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Day: January 27, 2022

Finding Performance Regressions

Angus Croll embraces the power of control charts:

Technically, “performance” metrics are those relating to the responsiveness or latency of the app, including start up time.

But TV devices also tend to be more memory constrained than other devices, and as such are more liable to crash during a memory spike — so for Netflix TV we actually care about memory at least as much as performance, maybe more so.

At Netflix the term “performance” usually encompasses both performance metrics (in the strict meaning) and memory metrics, and that’s how we’re using the term here.

Click through for a primer on how they use changepoint and anomaly detection to do this.

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Temporal Tables and Azure DevOps Deployments

Rayis Imayev notes a problem with Azure DevOps deployments:

Here is one thing that still doesn’t work well when you try to alter an existing temporal table and run this change through the [SqlAzureDacpacDeployment@1] DevOps task, whether this change is to add a new column or modify existing attributes within the table. Your deployment will fail with the “This deployment may encounter errors during execution because changes to … are blocked by …’s dependency in the target database” error message.

Read on to see what causes this problem and what we can do to work around it.

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Checking a SQL Server Database’s Master Key

Steve Jones is trying to find where he left his keys:

I’ve been working with encryption in SQL Server for a long time, and have delivered quite a few presentations on the topic. Recently I was updating some code and wanted to check if a database had a master key created in it. This post shows how to do that.

Click through to see how you can create a database master key as well as how to drop it if necessary.

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Combining Transparent Data Encryption and Instant File Initialization

Tom Collins performs a test:

Instant File Initialization (IFI) enabled  on  SQL Server, for data files only, leads to faster  execution on  certain file operations, as  it bypasses the zeroing procedure while reclaiming disk space. Instead, disk content is overwritten as new data is written to the files.

But do these benefits continue  when Transparent Data Encryption (TDE) is enabled ?   

Click through for the answer.

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January 2022 Updates for Azure Synapse Analytics

Saveen Reddy has an update for us:

You can now easily add data quality, data validation, and schema validation to your Synapse ETL jobs by leveraging Assert transformation in Synapse data flows. Add expectations to your data streams that will execute from the pipeline data flow activity to evaluate whether each row or column in your data meets your assertion. Tag the rows as pass or fail and add row-level details about how a constraint has been breached. This is a critical new feature to an already effective ETL framework to ensure that you are loading and processing quality data for your analytical solutions.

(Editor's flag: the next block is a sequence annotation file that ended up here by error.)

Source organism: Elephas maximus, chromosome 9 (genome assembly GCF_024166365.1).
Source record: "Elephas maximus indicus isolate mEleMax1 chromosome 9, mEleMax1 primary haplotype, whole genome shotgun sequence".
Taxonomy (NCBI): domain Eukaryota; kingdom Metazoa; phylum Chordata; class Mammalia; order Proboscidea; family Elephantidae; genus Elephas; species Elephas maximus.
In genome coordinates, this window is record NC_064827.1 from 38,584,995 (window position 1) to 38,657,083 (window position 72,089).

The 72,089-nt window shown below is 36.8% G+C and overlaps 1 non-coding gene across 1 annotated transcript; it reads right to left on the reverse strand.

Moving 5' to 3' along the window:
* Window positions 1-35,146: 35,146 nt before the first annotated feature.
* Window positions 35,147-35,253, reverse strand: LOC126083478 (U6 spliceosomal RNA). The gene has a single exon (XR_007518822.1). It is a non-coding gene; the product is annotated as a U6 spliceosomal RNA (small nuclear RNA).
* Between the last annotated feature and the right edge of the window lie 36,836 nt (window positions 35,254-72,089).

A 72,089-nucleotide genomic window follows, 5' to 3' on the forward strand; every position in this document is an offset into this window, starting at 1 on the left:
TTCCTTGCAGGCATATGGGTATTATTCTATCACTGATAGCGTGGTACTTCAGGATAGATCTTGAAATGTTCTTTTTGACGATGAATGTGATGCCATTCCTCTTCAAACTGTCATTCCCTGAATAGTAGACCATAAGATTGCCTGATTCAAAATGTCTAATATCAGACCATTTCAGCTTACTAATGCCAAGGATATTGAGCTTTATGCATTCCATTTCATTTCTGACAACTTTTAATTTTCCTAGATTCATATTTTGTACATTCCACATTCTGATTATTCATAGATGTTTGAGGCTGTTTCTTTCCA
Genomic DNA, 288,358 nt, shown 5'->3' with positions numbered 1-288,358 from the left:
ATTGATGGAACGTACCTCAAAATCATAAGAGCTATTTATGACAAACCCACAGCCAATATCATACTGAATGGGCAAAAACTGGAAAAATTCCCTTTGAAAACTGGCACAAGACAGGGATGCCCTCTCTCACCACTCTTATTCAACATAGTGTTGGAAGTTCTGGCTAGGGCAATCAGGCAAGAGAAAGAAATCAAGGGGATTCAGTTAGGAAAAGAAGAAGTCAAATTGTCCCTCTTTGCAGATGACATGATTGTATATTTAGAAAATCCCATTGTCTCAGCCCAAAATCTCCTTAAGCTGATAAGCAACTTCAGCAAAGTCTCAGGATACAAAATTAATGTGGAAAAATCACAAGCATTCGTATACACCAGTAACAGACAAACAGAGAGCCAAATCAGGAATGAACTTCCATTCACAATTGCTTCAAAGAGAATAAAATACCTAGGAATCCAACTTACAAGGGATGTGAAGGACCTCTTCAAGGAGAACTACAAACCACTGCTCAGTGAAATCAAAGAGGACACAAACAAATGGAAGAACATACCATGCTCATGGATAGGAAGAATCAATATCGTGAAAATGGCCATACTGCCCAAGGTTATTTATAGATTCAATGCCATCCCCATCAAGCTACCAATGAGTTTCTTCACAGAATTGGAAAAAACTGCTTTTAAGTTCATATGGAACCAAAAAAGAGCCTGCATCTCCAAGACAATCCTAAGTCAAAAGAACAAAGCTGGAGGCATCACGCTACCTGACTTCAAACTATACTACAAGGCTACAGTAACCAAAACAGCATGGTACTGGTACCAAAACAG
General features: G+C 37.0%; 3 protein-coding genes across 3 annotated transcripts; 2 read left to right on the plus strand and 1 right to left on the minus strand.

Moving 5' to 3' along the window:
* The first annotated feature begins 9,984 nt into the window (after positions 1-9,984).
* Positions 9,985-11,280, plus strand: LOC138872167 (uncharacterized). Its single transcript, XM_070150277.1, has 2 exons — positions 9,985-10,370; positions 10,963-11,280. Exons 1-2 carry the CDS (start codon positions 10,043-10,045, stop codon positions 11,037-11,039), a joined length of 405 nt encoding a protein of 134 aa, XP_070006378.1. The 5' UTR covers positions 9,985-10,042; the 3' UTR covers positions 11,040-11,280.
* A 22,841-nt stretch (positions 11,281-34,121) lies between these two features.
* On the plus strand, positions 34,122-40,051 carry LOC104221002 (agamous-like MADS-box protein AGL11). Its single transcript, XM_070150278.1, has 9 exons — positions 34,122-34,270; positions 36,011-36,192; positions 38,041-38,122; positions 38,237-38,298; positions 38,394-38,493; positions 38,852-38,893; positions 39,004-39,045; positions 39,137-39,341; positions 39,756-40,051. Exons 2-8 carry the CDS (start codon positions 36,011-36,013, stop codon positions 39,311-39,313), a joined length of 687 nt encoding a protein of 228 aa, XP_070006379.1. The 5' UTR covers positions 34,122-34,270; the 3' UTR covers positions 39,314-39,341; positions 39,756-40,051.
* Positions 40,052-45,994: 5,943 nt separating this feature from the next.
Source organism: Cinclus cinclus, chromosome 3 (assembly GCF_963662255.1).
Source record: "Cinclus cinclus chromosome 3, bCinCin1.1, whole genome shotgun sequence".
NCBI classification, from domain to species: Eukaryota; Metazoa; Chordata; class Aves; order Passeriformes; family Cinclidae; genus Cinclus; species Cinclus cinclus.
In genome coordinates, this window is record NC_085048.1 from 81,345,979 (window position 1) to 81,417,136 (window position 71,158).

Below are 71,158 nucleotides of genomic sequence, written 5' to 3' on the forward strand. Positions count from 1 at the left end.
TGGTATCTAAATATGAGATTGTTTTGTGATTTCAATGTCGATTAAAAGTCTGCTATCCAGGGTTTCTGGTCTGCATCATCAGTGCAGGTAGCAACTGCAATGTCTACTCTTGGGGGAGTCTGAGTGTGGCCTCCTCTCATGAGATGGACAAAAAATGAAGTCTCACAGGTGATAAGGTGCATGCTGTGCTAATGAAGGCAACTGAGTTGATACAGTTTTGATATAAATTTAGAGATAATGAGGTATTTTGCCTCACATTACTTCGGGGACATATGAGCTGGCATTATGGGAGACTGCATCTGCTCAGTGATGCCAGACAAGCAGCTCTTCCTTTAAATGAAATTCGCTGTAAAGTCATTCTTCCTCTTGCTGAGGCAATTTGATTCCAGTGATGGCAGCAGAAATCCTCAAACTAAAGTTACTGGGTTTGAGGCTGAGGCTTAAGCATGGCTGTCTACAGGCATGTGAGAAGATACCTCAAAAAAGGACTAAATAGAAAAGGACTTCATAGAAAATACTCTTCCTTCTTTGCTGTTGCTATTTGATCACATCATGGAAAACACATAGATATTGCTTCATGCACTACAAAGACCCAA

Read on for the full list of changes.

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Using Proprietary Database Features

Lee Markum does some thinking:

I was recently thinking of SQL Server temporal tables and how there is a perspective that you shouldn’t use proprietary features of a product because it locks you into that product. I want to be your guide on this matter.

I agree completely with Lee’s take on this. I can count on one hand the number of platform migrations I’ve been a part of through the years. These are painful enough experiences even if you use 100% “portable” code because optimization patterns change. And then you get to the utterly absurd: indexes in Oracle and SQL Server behave differently (e.g., clustered indexes are a practical must in SQL Server and the equivalent to clustered indexes in Oracle is so rarely used that it’s not even worth talking about to most Oracle people), so are you going to avoid indexes so you can have “truly” portable code? If the answer to that question is “yes,” you are wrong.

I do understand that there are companies which create code bases which need to be installable on multiple platforms. In that case, I do understand trying to keep things as common as possible, especially for fairly simple apps. But this is also part of why vendor databases are, as a general rule, awful.

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Go/No-Go Indicators for Oracle Migrations to Azure

Kellyn Pot’vin-Gorman lays out some guidance on Oracle to Azure migrations:

When migrating an Oracle database to another platform, there are the common indicators and discussion topics around PL/SQL conversions, data types, application rewrites, etc., as being roadblocks to refactoring, but being successful also has to do with the SIZE of the workload coming from Oracle.  I find this is often dismissed, even though this is one of the quickest ways to identify if an ENTIRE Oracle database, (not even by schema or a subset of the Oracle database) can run on a Platform as a Service, (PaaS) solution.

Click through for more information on PaaS limits for Oracle databases in Azure.

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